Dreaming in Metaphors

11 May 2010

I have discussed my insomnia in this space on more than one occasion. For me, insomnia manifests in waves.  Over the last twenty years, I’ve faced calm sleeping seas and consecutive years of high swells. Through numerous conversations with my doctors, I have steadfastly resisted their entreaties to allow them to medicate the problem (and me) into submission.  Until recently, that is…

Three nights of little green pills have produced nothing more than fitful sleep and the strangest of dreams.  What follows is an adaptation of one of those WTF!#?? dreams in which the characters and situations have no discernible root to my life.

I thought Jade and I had exorcised all of our relationship demons before getting engaged.  We’d seen each other in crisis, had traveled together, found agreement on all of life’s big ticket items, and I was as mad for her as I was for her four year old son.  For almost two years, we dated and never saw a problem we couldn’t solve with honest communication… and maybe some champagne too.

About a month before our wedding day – small ceremony in the chapel of her undergraduate alma mater – we went to a Mother’s Day lawn party hosted by her classmate and would-be Matron of Honor. The women all seemed to be wearing sundresses and the men all seemed to find a shade of pastel as harbinger of late spring.  After my first hamburger but before my second beer, Jade ended a phone call and headed my way bearing the electric smile that helped me fall for her that first night we met.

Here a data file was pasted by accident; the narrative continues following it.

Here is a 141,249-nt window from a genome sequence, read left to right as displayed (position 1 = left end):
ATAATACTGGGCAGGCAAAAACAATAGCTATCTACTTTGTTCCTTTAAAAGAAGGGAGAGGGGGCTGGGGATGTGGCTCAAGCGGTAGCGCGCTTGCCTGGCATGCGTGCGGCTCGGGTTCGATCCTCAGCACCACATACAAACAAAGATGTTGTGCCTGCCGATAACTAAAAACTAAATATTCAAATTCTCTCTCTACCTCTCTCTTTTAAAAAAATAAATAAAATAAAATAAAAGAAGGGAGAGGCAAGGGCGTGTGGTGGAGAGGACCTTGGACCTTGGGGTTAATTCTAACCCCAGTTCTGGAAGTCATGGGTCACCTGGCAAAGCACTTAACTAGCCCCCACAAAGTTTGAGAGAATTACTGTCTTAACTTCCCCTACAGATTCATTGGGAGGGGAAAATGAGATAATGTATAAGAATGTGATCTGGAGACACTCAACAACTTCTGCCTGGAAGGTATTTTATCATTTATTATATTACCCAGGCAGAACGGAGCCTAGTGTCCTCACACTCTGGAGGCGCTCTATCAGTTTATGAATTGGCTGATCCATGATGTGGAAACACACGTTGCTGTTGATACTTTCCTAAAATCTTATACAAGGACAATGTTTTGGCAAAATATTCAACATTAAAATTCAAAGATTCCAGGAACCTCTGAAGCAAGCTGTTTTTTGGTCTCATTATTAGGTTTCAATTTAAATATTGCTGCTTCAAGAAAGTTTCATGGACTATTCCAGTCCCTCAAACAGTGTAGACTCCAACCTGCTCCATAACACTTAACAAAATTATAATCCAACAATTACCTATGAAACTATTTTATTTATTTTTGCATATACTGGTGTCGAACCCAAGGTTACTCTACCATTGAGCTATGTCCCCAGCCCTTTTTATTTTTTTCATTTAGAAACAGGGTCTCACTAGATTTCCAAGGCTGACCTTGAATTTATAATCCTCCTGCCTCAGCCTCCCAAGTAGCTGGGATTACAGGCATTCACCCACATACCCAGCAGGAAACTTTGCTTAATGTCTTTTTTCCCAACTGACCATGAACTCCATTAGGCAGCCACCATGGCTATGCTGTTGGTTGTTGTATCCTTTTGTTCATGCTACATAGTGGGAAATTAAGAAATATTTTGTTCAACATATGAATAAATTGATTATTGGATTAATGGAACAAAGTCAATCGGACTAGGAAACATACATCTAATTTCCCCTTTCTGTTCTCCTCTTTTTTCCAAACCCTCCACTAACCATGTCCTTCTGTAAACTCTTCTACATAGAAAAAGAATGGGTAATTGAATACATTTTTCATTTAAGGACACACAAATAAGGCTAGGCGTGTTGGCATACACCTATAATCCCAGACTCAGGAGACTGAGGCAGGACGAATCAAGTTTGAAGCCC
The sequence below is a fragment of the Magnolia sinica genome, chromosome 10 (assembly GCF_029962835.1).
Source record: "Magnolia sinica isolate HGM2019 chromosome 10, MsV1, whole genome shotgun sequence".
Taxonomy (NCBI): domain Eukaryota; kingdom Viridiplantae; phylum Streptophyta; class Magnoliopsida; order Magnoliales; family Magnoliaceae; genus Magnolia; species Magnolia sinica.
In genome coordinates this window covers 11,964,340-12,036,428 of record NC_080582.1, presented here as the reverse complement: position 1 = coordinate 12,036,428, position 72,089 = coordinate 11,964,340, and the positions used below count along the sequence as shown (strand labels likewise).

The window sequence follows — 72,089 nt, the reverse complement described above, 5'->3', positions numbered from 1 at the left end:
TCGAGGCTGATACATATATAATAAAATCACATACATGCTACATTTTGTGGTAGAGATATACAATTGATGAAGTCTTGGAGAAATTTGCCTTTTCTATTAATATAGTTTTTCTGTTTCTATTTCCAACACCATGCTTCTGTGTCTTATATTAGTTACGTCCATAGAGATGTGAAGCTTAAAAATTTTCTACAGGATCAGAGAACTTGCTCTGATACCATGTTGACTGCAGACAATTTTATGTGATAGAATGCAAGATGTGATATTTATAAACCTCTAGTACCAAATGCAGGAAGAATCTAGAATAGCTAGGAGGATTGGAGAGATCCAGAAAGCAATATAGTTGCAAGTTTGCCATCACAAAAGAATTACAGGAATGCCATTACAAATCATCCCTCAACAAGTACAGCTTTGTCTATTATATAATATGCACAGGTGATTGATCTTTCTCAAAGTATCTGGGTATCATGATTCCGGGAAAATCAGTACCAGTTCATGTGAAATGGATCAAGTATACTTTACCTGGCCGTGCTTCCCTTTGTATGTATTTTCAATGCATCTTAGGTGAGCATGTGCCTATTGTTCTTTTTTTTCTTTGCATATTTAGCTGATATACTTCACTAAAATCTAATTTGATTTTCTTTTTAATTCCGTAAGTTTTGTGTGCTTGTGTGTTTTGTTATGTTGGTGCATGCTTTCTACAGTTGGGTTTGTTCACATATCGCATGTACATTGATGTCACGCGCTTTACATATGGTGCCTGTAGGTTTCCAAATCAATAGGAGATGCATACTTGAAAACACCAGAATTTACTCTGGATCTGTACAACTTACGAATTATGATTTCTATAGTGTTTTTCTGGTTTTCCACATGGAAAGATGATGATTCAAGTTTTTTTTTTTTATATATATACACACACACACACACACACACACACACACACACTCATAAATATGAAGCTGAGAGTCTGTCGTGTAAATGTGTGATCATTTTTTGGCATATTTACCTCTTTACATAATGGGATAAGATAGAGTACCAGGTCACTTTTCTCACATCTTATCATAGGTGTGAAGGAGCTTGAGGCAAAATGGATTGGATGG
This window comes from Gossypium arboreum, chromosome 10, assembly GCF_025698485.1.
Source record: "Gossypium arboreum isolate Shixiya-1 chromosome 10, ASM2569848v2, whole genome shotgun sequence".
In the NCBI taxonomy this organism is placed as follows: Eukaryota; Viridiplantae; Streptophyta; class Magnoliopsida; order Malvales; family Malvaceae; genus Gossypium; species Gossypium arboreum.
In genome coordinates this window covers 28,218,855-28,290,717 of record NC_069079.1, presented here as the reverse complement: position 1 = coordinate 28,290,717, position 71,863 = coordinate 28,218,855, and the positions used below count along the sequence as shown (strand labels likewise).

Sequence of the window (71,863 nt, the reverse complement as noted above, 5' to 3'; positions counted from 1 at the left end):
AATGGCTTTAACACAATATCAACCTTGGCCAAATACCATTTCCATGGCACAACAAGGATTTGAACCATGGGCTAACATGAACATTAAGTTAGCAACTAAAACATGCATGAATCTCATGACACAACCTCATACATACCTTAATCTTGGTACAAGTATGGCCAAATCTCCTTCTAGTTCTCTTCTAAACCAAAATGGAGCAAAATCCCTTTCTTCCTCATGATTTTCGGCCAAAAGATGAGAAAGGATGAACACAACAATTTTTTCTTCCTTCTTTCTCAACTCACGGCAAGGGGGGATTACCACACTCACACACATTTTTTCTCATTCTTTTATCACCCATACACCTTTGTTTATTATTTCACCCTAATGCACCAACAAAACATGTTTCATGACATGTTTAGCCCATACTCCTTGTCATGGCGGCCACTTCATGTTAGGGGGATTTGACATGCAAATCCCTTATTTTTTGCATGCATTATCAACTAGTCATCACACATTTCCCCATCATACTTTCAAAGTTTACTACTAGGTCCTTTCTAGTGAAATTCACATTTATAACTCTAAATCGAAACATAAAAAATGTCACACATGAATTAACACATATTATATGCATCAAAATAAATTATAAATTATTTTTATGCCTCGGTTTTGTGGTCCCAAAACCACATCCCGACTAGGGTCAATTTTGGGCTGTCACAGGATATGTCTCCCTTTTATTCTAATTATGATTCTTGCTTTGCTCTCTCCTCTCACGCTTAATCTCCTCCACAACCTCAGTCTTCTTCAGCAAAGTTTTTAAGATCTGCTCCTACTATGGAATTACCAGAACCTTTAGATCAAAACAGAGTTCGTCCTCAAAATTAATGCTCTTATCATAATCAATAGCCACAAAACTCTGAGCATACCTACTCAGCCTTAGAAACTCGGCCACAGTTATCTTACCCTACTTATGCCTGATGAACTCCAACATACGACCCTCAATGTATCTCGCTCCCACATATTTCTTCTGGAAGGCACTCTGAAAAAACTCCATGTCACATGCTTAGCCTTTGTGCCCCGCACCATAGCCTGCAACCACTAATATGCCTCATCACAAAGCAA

“Why are you so happy?” I asked.

She laced her arm around mine and uttered the sentence I never thought I’d hear her from her lips, the sentence that would end our relationship.

“You’re looking at the new chair of the Palin 2012 campaign.”

There aren’t many things that could render me incapable of verbal communication, but this was near the top of a very short list.  The room was spinning like I had the hangover from hell when Jade finally stopped the rotation with “Well, say something.”

“You’re a democrat, a democrat who’s pro-choice, pro-gun-control, pro-green, and you went to Smith for fucksakes!”

And that was it.  Our relationship, our life together shattered in as much time as it takes for three “you betcha’s” and a couple of winks.

I grabbed another beer and went to find Max, the little boy who wasn’t going to understand any of this.

“Max, I need to talk to you” I said just after he stuck his dismount from the Moonbounce.

“Max, your Mom is going to have a longer conversation with you later but the short version is ‘I’m not going to be around for a while.’”

His little head, with surprisingly large ears, nodded up and down – Jade conceived through a sperm-bank and I always kinda suspected that Will Smith was the donor.  I continued “There are some things I may not be around to tell you, but that you need to know in this life: